While a recent hype for Zack Snyder was building, his zombie flick Army of the dead did not do so well with the public. The walking dead the franchise has three shows and gets a fourth plus three movies. And The last of us is in production for HBO Max. Should the zombie subgenre rest? While a zombie flick always looks like a fun summer blockbuster, viewers seem to tire of the same tale: the zombie pandemic begins, a group of heroes must survive, they must get from point A to point B to accomplish C, some of them die and live long enough to realize that people are more of a threat than the dead.
The zombie subgenre doesn’t seem to be dying anytime soon, as they’re still a major fixture in most horror video games. There’s also at least one big-budget undead movie every two years. Many independent filmmakers will look to zombies as antagonists in low budget horror films, because it is cheap to do that kind of makeup (like in the cult classic of 1981 evil Dead), and there’s always a big crowd calling for a cannibalistic apocalypse. There are several shows about zombies such as The walking dead, The rain, Z Nation, iZOMBIA, and Daybreak to name a few.
The zombie subgenre can be expanded to accommodate any other genre. Zombie comedy movies like the land of zombies have done well enough to become cult classics and even attract enough viewers to get a sequel. Zombie Horror is probably the most popular type of movie to make that includes walking undead. But brain-eating corpses can fit into other genres like psychology, drama, or romance (as seen in Warm bodies). Not only can zombie stories be told with different emotional tones, but the zombies themselves can be changed.
Zombies in The walking dead are very different from those of Second World War Where Train to Busan due to their different speeds, strength and aggressiveness levels. And the zombies in these media works are also even more different from those in low budget movies like the 2015 film starring Arnold Schwarzenegger and Abigail Breslin titled Maggie. This zombie flick takes a more realistic take on a global undead apocalypse where zombies aren’t much of a threat than any other highly contagious flu virus, but are still deadly if bitten.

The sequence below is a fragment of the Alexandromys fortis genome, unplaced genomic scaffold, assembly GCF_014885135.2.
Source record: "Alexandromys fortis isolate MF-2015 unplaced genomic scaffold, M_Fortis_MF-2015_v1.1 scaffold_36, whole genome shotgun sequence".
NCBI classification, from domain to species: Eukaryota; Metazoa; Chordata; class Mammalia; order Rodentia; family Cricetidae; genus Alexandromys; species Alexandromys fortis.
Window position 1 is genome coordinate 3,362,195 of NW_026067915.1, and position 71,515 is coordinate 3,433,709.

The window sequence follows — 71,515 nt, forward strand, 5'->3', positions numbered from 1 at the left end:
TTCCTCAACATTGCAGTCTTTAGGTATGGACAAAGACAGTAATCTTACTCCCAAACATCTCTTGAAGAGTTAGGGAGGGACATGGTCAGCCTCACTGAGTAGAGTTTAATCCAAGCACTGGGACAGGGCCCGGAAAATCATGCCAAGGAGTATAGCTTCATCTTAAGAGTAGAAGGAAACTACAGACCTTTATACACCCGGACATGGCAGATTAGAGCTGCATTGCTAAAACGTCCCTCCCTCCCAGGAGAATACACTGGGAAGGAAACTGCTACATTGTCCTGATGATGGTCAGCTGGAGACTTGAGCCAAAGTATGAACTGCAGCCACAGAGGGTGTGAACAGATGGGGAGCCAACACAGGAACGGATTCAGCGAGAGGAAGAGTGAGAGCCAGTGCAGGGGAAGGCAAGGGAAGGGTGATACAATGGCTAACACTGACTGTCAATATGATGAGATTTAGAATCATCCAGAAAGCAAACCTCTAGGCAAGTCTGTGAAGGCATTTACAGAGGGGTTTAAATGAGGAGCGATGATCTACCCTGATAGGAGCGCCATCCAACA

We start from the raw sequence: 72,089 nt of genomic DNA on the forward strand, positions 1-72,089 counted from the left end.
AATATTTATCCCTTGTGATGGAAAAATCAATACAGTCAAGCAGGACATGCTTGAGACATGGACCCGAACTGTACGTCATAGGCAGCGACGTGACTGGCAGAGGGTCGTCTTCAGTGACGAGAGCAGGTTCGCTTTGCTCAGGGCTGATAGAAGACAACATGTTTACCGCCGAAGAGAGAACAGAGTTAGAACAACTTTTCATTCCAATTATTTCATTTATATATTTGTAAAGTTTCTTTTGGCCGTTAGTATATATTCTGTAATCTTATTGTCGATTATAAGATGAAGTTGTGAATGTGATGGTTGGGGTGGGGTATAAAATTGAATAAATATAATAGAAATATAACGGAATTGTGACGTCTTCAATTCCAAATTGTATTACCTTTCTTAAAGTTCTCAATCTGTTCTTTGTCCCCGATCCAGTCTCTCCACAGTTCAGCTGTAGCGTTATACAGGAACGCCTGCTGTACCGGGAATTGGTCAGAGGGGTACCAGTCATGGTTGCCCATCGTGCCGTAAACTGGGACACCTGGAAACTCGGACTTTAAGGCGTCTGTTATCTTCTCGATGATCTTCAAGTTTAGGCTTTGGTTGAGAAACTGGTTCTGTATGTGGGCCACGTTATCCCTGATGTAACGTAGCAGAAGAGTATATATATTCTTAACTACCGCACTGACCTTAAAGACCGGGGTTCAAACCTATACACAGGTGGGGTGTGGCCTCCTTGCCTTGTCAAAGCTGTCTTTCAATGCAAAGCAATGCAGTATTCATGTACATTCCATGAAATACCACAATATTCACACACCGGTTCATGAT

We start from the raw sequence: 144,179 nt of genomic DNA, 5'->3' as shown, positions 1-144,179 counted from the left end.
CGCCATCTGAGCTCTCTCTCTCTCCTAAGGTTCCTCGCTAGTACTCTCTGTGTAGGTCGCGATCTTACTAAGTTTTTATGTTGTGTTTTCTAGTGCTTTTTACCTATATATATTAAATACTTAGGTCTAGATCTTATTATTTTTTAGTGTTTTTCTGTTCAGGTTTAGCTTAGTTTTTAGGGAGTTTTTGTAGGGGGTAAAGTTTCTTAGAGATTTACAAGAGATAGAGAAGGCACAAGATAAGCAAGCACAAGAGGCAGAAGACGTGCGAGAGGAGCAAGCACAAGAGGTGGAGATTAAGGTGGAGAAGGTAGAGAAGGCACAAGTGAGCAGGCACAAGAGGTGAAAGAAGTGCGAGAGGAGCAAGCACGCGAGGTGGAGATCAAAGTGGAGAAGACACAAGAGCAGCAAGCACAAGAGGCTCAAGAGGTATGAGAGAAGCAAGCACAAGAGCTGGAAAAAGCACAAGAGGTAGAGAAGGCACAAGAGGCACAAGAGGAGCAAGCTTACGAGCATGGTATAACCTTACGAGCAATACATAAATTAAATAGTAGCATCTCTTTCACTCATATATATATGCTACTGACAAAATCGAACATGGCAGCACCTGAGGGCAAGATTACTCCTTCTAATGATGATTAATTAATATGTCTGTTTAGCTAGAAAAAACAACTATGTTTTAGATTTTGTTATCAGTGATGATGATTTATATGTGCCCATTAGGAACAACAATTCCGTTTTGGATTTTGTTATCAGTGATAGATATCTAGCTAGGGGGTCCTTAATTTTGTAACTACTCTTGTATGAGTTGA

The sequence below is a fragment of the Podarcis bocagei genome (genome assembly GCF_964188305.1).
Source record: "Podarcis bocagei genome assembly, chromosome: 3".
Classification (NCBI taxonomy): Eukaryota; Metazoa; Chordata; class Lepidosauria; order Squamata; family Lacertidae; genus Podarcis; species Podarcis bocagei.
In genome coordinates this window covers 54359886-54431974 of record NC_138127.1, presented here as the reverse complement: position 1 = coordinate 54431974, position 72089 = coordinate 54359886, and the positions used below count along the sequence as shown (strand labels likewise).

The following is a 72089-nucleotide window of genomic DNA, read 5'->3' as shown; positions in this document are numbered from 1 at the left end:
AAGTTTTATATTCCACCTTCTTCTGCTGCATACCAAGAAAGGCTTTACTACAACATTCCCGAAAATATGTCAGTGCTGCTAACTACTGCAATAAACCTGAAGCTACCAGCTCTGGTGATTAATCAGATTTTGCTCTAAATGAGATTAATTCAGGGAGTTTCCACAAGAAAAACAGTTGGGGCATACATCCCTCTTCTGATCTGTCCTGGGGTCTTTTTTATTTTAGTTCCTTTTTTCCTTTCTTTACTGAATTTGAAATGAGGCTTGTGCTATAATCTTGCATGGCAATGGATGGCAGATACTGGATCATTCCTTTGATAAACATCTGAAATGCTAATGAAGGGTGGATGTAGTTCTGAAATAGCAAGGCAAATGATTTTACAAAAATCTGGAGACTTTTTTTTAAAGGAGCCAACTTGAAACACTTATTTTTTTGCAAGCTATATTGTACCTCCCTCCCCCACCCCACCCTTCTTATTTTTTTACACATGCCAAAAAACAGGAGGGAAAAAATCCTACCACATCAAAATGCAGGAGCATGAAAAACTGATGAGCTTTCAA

Maggie is a drama about a father trying to save his child from a bite she received and to be with her until the moment she turns around. It is told much like a cancer drama, where illness may be prolonged but death is only a matter of time. At Zack Snyder Army of the dead, after an army-transported zombie breaks containment and attacks the city of Las Vegas, the government quarantines the city. The military plans to deploy a nuclear strike on the city, and a group of mercenaries are hired to collect a large sum of money from a casino before that happens. These two films show just how differently the world could react to a situation like this.
Because zombies have made their way into every other genre, maybe it’s time to take a break from the narrative and finally put it to rest. Even if put to rest for a little while, the zombie subgenre can still respawn. But it would make these types of movies more special if they weren’t shot as often as they are. It seems a lot of people are starting to tire of the subgenre and find themselves rolling their eyes instead of getting excited when a new zombie movie or TV show is announced. It seems many filmmakers are aware of this, as there seems to be pressure for more creative ways to use the living dead.
Although, if there are still some undead stories to be discovered and they still draw millions of viewers, why not continue to explore the subgenre? Because this is such an easy topic to fit into any story that will grab viewers’ attention, the zombie subgenre can be exploited to the point where it’s just about a sad and overused clichÃ©. Filmmakers have to find a new way to tell zombie stories or else they risk killing the subgenre. In the media, zombies represent the idea of ââdeath. Zombies (usually) stalk their prey slowly and steadily in their approach.
They are unstoppable and inescapable, like death itself. The film It follows is an interesting twist on the zombie subgenre, as the Death Virus is not explicitly stated to be a zombie. The walking dead can also be a metaphor for the paranoia people feel about others, especially those who don’t look or act like themselves. Even if Army of the dead was a fun idea, maybe it would have worked better in a world with less zombie media.
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